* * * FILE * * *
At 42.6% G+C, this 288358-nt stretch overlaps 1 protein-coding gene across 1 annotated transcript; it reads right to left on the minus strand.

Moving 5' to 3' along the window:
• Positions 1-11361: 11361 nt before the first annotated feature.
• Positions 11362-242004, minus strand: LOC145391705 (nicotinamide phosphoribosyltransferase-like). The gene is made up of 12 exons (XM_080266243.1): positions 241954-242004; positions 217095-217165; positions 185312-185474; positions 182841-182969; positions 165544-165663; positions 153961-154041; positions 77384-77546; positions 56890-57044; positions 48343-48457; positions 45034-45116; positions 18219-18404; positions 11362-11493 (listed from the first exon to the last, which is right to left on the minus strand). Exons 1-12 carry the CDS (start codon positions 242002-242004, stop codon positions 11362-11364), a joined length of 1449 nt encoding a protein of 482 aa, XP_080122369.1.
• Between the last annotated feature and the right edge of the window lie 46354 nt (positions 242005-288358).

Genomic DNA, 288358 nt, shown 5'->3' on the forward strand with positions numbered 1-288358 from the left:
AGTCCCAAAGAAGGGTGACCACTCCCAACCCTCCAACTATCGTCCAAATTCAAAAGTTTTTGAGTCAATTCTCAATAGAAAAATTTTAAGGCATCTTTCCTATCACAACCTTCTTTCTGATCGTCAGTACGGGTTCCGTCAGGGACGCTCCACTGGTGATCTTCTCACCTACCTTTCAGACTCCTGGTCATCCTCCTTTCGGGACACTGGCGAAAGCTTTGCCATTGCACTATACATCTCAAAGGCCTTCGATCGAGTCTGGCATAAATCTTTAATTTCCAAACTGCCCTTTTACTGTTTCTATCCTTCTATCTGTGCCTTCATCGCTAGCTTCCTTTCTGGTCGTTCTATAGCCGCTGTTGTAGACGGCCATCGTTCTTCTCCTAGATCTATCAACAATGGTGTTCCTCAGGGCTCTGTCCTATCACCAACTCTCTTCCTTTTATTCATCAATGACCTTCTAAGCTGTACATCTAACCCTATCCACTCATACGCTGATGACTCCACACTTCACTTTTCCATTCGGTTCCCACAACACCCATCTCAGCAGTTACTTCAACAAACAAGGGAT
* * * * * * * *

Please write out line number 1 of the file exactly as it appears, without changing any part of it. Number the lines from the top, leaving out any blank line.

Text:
At 42.6% G+C, this 288358-nt stretch overlaps 1 protein-coding gene across 1 annotated transcript; it reads right to left on the minus strand.